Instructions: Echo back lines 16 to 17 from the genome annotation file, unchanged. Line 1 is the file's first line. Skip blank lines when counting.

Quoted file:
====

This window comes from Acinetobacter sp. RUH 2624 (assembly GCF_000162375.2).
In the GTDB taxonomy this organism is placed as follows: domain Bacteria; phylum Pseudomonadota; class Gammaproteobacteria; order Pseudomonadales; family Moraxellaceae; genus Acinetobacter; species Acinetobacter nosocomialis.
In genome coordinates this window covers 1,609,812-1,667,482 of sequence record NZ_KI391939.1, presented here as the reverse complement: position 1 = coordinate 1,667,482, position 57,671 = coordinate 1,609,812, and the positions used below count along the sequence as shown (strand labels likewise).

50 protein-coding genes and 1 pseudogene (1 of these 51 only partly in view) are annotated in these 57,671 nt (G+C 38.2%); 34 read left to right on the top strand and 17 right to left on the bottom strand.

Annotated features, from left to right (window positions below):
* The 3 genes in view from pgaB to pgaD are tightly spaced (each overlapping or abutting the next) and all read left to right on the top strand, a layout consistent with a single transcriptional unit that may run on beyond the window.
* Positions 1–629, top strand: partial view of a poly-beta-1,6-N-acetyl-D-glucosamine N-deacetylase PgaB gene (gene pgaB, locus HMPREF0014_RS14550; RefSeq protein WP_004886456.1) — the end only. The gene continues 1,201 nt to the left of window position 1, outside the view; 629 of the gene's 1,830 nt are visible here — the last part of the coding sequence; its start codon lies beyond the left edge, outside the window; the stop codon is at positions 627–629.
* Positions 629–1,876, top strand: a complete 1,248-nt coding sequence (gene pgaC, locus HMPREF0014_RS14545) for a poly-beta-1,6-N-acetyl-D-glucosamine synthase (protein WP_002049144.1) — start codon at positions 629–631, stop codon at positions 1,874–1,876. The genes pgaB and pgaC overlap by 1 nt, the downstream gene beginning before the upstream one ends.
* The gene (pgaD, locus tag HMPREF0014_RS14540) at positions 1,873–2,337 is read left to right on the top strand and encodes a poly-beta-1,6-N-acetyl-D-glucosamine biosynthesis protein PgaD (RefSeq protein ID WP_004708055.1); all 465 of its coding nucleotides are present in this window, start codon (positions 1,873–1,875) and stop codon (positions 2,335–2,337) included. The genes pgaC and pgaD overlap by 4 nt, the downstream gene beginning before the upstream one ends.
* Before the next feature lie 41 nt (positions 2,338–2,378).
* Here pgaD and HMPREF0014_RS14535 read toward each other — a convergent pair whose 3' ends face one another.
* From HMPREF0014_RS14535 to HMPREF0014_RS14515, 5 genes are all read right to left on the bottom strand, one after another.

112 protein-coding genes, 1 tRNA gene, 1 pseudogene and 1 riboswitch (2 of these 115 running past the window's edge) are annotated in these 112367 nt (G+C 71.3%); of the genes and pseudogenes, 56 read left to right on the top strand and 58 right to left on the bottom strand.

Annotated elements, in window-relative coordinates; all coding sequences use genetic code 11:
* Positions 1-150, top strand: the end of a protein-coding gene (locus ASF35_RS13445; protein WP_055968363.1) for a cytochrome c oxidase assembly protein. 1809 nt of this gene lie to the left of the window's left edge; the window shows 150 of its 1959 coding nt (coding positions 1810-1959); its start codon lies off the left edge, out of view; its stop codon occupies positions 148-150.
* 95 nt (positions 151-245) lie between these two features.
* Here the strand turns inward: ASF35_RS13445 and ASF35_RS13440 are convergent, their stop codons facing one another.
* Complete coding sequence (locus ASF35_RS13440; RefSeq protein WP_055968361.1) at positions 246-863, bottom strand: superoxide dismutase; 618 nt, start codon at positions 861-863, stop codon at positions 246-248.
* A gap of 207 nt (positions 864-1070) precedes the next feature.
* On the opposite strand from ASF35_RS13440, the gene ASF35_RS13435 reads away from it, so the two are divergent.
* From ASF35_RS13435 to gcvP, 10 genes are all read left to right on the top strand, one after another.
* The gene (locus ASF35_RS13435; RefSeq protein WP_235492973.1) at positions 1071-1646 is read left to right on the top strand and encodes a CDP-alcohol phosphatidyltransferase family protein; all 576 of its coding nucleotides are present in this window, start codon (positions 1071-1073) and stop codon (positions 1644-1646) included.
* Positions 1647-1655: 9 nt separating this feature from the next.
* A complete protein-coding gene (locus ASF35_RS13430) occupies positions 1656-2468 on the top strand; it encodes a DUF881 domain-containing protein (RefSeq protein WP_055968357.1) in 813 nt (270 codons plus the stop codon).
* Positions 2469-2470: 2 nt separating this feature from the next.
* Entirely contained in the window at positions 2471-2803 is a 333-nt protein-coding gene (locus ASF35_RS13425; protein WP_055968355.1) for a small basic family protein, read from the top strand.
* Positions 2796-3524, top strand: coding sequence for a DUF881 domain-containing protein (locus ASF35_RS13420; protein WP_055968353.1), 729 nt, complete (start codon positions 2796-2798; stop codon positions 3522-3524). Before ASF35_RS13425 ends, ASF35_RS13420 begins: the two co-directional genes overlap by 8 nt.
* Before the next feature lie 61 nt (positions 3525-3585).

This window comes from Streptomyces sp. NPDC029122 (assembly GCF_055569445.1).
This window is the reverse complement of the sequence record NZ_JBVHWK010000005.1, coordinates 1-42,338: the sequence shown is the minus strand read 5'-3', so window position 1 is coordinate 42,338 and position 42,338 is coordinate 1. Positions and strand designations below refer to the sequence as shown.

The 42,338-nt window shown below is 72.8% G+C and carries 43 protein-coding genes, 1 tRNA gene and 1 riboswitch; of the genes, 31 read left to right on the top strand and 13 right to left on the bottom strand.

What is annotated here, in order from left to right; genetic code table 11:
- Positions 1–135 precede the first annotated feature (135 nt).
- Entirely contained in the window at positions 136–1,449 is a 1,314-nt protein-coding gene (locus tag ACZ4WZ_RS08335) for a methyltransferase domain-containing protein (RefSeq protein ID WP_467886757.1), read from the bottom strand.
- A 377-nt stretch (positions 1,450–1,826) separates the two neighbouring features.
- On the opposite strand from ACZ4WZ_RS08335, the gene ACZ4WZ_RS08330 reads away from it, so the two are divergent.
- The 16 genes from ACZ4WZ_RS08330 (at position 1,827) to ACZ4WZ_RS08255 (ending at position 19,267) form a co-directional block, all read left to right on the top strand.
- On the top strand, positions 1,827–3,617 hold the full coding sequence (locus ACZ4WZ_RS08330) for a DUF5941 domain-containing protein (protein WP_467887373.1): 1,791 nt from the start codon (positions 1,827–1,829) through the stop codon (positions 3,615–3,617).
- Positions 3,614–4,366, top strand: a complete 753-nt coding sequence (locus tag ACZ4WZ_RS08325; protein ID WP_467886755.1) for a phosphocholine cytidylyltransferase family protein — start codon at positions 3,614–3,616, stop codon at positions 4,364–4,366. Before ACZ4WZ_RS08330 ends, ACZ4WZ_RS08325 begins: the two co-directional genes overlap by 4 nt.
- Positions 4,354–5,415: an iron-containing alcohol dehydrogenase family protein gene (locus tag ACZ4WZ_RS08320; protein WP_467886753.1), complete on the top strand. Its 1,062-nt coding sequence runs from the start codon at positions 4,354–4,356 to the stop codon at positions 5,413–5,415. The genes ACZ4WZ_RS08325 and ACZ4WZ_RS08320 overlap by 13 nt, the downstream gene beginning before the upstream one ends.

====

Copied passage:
* 95 nt (positions 151-245) lie between these two features.
* Here the strand turns inward: ASF35_RS13445 and ASF35_RS13440 are convergent, their stop codons facing one another.